Quipping “there is a book” is all well and good. But if you want me to buy into your particular interpretation of that book, you’re going to have to tell me why your interpretation of it is worthy of being taken seriously. Simply saying that the Bible supports Young Earth Creationism, without also offering any evidence as to why you’ve decided upon that very peculiar interpretation of Genesis, amounts to nothing more than declaring, “The Bible says what I say it says because I say it says what it says!” Argument fail. If Young Earth Creationists want others to take their understanding of science and the Bible seriously, they’re going to have to move beyond kindergarten rhetoric and reasoning so circular it’s like being trapped in a giant hamster ball.

When I was a child, I talked like a child, I thought like a child, I reasoned like a child. When I became a man, I put the ways of childhood behind me. (1 Corinthians 13.11)

The question we all must respond to is not what we accept as authority, but why we accept it as authority. So, to Ken Ham and other YECers, I ask this question: What is the foundation of your Biblical interpretation? And I think that’s a question worth asking anyone who has any opinion about the Bible.

Dan WilkinsonDan Wilkinson

Dan is the Executive Editor of the Unfundamentalist Christians blog. He is a writer, graphic designer and IT specialist. He lives in Montana, is married and has two cats.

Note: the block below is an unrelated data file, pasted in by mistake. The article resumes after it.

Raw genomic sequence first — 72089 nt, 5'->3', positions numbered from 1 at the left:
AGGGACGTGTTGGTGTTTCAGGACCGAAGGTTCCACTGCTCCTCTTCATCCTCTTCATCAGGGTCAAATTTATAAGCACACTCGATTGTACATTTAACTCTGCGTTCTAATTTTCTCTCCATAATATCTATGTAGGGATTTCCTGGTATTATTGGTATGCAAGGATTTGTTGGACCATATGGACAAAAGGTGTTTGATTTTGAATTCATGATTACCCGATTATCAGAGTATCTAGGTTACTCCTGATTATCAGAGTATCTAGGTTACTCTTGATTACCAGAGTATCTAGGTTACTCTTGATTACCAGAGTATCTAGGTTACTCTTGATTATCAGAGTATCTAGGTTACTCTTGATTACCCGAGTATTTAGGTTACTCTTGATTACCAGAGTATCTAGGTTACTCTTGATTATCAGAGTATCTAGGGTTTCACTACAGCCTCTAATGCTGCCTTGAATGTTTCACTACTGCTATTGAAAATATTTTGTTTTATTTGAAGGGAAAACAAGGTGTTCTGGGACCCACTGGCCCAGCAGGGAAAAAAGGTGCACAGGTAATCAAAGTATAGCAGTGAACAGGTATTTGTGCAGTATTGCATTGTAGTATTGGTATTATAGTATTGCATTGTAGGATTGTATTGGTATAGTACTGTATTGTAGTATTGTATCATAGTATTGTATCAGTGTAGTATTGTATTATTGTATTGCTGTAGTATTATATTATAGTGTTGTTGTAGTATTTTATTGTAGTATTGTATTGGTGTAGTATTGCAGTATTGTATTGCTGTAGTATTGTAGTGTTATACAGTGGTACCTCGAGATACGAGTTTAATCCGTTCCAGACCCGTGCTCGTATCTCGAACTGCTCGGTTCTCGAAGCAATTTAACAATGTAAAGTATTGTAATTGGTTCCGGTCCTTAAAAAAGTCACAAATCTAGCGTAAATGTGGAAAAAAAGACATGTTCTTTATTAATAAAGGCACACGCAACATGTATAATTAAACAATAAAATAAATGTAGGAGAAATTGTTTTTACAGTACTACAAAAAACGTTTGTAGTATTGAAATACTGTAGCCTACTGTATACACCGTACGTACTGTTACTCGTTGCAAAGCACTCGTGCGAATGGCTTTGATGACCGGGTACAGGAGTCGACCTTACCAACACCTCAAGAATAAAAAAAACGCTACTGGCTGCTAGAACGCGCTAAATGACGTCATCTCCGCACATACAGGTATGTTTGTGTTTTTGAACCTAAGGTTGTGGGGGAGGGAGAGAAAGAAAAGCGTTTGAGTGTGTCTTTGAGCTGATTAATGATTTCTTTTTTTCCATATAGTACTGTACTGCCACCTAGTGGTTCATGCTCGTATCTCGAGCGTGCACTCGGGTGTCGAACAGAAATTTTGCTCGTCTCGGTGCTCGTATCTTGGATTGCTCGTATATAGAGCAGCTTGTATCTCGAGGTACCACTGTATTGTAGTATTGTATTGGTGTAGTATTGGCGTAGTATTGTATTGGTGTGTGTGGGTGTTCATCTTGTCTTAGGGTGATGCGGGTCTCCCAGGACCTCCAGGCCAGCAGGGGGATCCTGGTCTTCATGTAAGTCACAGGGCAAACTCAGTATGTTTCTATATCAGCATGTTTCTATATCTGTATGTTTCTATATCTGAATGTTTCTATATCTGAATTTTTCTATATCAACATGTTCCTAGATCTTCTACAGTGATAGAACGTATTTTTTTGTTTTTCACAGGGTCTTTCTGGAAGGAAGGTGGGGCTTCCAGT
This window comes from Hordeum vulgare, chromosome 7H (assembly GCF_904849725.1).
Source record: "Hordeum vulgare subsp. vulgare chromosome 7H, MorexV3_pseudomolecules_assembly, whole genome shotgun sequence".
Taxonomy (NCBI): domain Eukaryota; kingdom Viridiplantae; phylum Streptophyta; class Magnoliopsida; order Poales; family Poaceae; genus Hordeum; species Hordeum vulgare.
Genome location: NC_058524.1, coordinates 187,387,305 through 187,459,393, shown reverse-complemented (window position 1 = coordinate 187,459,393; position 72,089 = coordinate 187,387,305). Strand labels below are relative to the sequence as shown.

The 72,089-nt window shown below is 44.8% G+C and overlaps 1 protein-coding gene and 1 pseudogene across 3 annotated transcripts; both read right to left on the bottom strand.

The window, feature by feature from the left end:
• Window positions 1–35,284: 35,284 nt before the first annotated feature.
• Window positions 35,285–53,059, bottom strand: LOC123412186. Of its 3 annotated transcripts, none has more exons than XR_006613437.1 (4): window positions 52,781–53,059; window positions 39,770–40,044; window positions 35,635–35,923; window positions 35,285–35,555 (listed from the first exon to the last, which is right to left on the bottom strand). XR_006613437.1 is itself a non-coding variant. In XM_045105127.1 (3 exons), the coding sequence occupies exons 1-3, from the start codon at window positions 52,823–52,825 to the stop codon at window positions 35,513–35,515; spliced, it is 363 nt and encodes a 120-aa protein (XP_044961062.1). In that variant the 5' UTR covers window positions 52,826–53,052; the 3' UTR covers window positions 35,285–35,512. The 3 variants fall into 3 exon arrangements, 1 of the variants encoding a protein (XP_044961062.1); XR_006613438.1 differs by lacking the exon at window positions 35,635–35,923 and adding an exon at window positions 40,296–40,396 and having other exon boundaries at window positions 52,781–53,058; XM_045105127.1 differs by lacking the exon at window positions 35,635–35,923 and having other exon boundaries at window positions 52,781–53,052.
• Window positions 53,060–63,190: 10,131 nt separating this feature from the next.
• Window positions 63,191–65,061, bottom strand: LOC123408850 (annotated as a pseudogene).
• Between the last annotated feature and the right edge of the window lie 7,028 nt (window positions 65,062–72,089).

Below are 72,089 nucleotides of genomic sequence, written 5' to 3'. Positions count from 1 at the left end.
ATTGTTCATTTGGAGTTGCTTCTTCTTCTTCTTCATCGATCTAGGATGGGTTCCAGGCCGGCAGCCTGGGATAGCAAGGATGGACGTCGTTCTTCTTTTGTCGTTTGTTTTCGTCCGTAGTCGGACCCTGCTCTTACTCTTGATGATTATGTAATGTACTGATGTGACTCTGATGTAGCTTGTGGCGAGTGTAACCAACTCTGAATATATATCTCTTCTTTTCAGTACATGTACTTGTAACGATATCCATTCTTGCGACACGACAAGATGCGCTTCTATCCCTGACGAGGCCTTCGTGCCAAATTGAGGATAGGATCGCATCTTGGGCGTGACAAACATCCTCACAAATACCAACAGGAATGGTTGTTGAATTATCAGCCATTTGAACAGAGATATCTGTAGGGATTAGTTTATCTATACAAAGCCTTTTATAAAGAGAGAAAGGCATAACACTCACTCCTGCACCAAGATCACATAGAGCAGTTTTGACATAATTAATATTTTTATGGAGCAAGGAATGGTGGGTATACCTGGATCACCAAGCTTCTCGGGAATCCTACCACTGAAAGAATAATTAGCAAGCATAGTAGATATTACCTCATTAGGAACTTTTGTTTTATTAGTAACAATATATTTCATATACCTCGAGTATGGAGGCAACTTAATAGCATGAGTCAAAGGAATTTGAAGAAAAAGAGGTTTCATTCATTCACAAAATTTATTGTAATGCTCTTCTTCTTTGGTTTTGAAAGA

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  • I just gotta say that i really love Dan’s slicing technique.

    • Thank you. That’s years of practice right there.

  • Maybe its just my totally warped little brain, but I see those two images, and immediately my earworms start playing Kung Fu Fighting.
    None the less, I love the article.

  • ken

    Actually, you are misrepresenting Ham’s definition of “historical” science. What Ham means by “historical” science is science based on things we cannot directly observe. I.e. things that have happened in the past. And he is essentially saying that all “historical” science must be filtered threw some sort of world view.

    Now Ham filters all “historical” science through his biblical interpretations, but that is not what he claims “historical” science is. He simply claims his filter is better than everybody else’s.

    It is still nonsense. What Ham has essentially done is re-work the concepts of hard science (i.e. based on the ability to generate observations via repeatable experiments) vs. soft science (based on observations but not necessarily via repeatable experimentation) to his world-view.